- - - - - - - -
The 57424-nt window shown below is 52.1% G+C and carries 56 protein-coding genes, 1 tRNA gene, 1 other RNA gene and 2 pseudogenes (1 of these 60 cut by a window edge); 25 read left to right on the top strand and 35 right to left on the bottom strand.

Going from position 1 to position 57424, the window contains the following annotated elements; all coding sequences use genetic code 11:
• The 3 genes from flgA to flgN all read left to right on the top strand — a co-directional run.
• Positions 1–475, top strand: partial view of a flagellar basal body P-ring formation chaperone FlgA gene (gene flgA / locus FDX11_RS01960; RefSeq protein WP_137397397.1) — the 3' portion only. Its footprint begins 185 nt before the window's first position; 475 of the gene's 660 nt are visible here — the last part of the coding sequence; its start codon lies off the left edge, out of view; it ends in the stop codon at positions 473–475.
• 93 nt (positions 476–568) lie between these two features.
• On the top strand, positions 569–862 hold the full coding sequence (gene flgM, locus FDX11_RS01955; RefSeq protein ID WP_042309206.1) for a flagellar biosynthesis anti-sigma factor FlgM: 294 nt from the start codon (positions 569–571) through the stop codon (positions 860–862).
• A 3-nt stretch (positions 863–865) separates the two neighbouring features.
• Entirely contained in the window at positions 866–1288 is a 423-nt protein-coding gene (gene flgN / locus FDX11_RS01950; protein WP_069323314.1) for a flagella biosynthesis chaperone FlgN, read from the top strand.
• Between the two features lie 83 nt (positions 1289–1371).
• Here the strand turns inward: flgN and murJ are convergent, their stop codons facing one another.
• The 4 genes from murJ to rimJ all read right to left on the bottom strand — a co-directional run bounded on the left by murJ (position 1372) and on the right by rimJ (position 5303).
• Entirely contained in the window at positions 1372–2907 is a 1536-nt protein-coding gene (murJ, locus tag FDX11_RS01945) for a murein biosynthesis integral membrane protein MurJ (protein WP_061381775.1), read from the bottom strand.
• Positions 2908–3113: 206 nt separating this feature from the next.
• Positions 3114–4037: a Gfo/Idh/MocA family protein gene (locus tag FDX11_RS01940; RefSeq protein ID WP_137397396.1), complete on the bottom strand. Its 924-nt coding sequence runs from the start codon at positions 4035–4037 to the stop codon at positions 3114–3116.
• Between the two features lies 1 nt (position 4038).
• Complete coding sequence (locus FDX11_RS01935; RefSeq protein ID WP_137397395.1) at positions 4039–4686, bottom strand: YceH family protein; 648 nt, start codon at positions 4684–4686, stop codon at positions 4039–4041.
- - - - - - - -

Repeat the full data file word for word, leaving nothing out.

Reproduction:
The 57424-nt window shown below is 52.1% G+C and carries 56 protein-coding genes, 1 tRNA gene, 1 other RNA gene and 2 pseudogenes (1 of these 60 cut by a window edge); 25 read left to right on the top strand and 35 right to left on the bottom strand.

Going from position 1 to position 57424, the window contains the following annotated elements; all coding sequences use genetic code 11:
• The 3 genes from flgA to flgN all read left to right on the top strand — a co-directional run.
• Positions 1–475, top strand: partial view of a flagellar basal body P-ring formation chaperone FlgA gene (gene flgA / locus FDX11_RS01960; RefSeq protein WP_137397397.1) — the 3' portion only. Its footprint begins 185 nt before the window's first position; 475 of the gene's 660 nt are visible here — the last part of the coding sequence; its start codon lies off the left edge, out of view; it ends in the stop codon at positions 473–475.
• 93 nt (positions 476–568) lie between these two features.
• On the top strand, positions 569–862 hold the full coding sequence (gene flgM, locus FDX11_RS01955; RefSeq protein ID WP_042309206.1) for a flagellar biosynthesis anti-sigma factor FlgM: 294 nt from the start codon (positions 569–571) through the stop codon (positions 860–862).
• A 3-nt stretch (positions 863–865) separates the two neighbouring features.
• Entirely contained in the window at positions 866–1288 is a 423-nt protein-coding gene (gene flgN / locus FDX11_RS01950; protein WP_069323314.1) for a flagella biosynthesis chaperone FlgN, read from the top strand.
• Between the two features lie 83 nt (positions 1289–1371).
• Here the strand turns inward: flgN and murJ are convergent, their stop codons facing one another.
• The 4 genes from murJ to rimJ all read right to left on the bottom strand — a co-directional run bounded on the left by murJ (position 1372) and on the right by rimJ (position 5303).
• Entirely contained in the window at positions 1372–2907 is a 1536-nt protein-coding gene (murJ, locus tag FDX11_RS01945) for a murein biosynthesis integral membrane protein MurJ (protein WP_061381775.1), read from the bottom strand.
• Positions 2908–3113: 206 nt separating this feature from the next.
• Positions 3114–4037: a Gfo/Idh/MocA family protein gene (locus tag FDX11_RS01940; RefSeq protein ID WP_137397396.1), complete on the bottom strand. Its 924-nt coding sequence runs from the start codon at positions 4035–4037 to the stop codon at positions 3114–3116.
• Between the two features lies 1 nt (position 4038).
• Complete coding sequence (locus FDX11_RS01935; RefSeq protein ID WP_137397395.1) at positions 4039–4686, bottom strand: YceH family protein; 648 nt, start codon at positions 4684–4686, stop codon at positions 4039–4041.